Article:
Smartphone Li-ion batteries

Over time, as you continue using your phone and its battery continues to go through the same cycle, it starts losing its original capacity to hold power, i.e. it starts deteriorating. Battery deterioration is an irreversible process, which means once your smartphone’s battery health has depleted to a certain percentage, you cannot restore it back to its original state (100%). Instead, what you can actually do is change the way you utilize and charge it.

One important thing to note here is that the recharging process is not solely responsible for the deterioration of a battery: it is also the way Li-ion batteries function that adds to their aging process. You see, lithium-ion batteries have ions (floating around in the electrolyte) that move between the positive (cathode) and negative (anode) electrodes. And while this might seem like a fairly uncomplicated process that should go on uninterrupted, sadly, that is not the case. Since several other factors like temperature, internal reactions within the battery, the cycling process itself, among others, also play a role and contribute to the battery degradation process.

Li-ion battery working
IMAGE: Research Gate

However, because most of these factors are part of the chemical process that goes on inside a Li-ion battery, the only way we are left with to take care of our smartphone’s battery health and slow down its degradation is to address bad battery practices. So irrespective of whether you use an Android or an iPhone, here are some battery practices you should always follow to increase its longevity.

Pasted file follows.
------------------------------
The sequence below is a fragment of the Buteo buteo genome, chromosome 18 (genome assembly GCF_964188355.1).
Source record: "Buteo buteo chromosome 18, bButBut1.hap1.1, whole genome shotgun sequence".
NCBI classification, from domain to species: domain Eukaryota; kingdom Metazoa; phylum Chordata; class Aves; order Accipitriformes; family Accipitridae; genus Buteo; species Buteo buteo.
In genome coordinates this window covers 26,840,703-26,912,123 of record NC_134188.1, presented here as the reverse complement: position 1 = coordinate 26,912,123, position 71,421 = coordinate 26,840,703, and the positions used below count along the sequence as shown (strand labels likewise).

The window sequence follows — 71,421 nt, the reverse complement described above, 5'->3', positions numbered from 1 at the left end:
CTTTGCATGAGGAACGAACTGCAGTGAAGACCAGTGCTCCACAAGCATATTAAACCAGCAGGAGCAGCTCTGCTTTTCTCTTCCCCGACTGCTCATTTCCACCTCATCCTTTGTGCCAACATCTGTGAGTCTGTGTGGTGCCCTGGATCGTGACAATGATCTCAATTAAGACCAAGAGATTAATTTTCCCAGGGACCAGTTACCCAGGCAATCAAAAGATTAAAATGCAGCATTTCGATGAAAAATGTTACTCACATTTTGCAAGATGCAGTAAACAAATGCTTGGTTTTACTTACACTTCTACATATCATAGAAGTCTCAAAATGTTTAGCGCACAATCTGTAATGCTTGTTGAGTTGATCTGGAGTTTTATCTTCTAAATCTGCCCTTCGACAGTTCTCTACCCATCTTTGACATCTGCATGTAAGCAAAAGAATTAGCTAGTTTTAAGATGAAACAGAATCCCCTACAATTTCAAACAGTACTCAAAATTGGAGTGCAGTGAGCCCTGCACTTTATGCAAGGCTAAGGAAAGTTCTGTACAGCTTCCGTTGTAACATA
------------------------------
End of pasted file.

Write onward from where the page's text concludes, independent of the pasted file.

Best practices to maximize smartphone battery health

iPhone high termperature warning
IMAGE: Apple

1. Keep your phone away from extreme heat and cold

Most of you might already know that (Li-ion) battery health and heat do not concord well together. However, what might surprise some is the fact that extreme cold temperature is not any good for a battery’s health either. While heat fastens the chemical reactions inside the battery, leading to its degradation over time, increased exposure to cold temperatures slows down the reactions and demands more effort to charge. Thus, lowering the battery capacity.

In an ideal scenario, you need the smartphone to operate in a temperature range between +10°C to +55°C, with the charging temperature range between +5°C and +45°C — which are the ideal ranges of operation and charging for lithium-ion batteries.